Who should be able to access a company’s data? Under what circumstances do organisations deny access to a user with access privileges? To adequately protect data, an organisation’s access control policy must solve the issues presented by these questions. It is critical to understand the basics of access control – what it is, why it’s needed, which organisations require it the most, and the challenges it poses.
Access control is the process of identifying and then subsequently granting access to individuals trying to access an organisation’s data. At an advanced level, access control is a selective restriction to information. There are two main components – authentication and authorisation.
Authentication is a technique used to confirm an individuals identity; however, one could argue that this isn’t sufficient by itself to protect data. What is needed is another layer of authorisation that controls whether a user should be allowed to access the information or continue with the transaction they are attempting.
Business organisations across the world have accepted the importance of securing data, but the proper enforcement of access control systems is still raising doubts among businesses. After all, nowadays we all work in hybrid environments – where data is not restricted to specific servers or devices. People access data through in-office servers that move to homes, hotels, cars, and coffee shops. This makes enforcing efficient access control systems tedious and cumbersome. Such diversity makes it a substantial challenge to create and sustain efficient systems. Enterprises must keep in mind that access control technologies are supported through their cloud assets and applications, which will help ensure their smooth integration in virtual environments such as private clouds.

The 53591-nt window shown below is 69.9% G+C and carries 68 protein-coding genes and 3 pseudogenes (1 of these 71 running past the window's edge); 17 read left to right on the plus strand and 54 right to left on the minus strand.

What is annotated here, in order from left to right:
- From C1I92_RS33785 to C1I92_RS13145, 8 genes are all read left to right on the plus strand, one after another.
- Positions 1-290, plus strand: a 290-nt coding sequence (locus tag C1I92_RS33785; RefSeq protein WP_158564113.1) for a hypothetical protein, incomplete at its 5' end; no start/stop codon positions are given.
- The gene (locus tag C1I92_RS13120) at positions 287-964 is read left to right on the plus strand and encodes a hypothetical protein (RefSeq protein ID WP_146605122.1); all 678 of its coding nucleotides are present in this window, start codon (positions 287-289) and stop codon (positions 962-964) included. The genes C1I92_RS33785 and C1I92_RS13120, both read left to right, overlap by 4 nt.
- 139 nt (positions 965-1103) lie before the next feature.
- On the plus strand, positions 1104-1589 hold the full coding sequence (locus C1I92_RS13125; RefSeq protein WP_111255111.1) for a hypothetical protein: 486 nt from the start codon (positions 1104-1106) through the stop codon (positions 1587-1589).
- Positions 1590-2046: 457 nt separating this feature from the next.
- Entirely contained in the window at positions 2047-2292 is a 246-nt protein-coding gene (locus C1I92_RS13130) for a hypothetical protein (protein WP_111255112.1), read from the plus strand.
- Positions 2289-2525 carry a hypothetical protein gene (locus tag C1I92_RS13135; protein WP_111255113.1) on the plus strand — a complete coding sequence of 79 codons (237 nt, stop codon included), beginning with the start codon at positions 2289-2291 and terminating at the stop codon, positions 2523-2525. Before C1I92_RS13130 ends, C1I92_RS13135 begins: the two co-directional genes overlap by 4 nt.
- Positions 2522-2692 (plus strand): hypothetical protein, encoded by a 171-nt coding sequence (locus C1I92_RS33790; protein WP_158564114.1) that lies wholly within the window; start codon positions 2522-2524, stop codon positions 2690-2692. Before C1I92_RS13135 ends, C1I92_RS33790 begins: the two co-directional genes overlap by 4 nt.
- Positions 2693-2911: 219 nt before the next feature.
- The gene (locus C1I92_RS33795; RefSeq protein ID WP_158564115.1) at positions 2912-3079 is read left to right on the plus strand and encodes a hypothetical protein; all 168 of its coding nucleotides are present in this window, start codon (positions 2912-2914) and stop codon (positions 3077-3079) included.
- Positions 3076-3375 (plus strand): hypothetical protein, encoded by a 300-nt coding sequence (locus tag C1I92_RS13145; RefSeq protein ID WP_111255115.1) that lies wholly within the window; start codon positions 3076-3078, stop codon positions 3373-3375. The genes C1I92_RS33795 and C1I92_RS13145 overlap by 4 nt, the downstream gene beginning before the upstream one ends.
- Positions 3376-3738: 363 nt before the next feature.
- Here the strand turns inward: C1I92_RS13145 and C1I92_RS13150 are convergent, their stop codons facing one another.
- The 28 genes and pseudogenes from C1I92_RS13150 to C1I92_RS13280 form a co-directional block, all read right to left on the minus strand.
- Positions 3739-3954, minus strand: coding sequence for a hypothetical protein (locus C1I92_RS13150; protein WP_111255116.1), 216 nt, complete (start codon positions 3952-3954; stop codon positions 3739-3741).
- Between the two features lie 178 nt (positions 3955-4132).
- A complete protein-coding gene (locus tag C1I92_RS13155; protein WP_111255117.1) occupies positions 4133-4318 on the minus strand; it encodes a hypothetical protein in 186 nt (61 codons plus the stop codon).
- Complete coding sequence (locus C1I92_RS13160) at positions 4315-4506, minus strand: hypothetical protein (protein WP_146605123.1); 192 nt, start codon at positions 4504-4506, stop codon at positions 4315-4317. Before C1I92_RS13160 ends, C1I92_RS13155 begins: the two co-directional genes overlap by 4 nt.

Four Types of Access Control
DAC (Discretionary Access Control)
Discretionary Access Control is the function of assigning access rights based on the owner’s discretion. With DAC models, the data owner can individually decide who has access rights.
MAC (Mandatory Access Control)
As opposed to DAC, Mandatory Access Control was designed using a non-discretionary model, in which individuals are granted access rights based on conditions and rules specified by the developer.
RBAC (Role-Based Access Control)
Role-Based Access Control systems grant access based on the user’s role or designation. Key security principles are implemented, such as ‘least privilege’ and ‘separation of privilege.’ This ensures that whoever can access to data can only view information relevant for their role in an organisation.
ABAC (Attribute-Based Access Control)
In Attribute-Based Access Control, a detailed comparative assessment is carried out, where a user’s attributes – such as time, date, and location – are used to assess the legitimacy of the user.
Today, most organisations are adept at authentication. This has been aided by the advent of technology and automation in the form of multi-factor authentication and biometric signatures. Authorisation is still an area organisations are yet to gain a strong foothold on. This makes it demanding and taxing to create and then perpetually monitor who is getting access to what data, at which location, and to what extent. The criticality of these systems simply cannot be understated. The applications vary from acting as effective cybersecurity solutions for corporate organisations to a security measure for a smart building.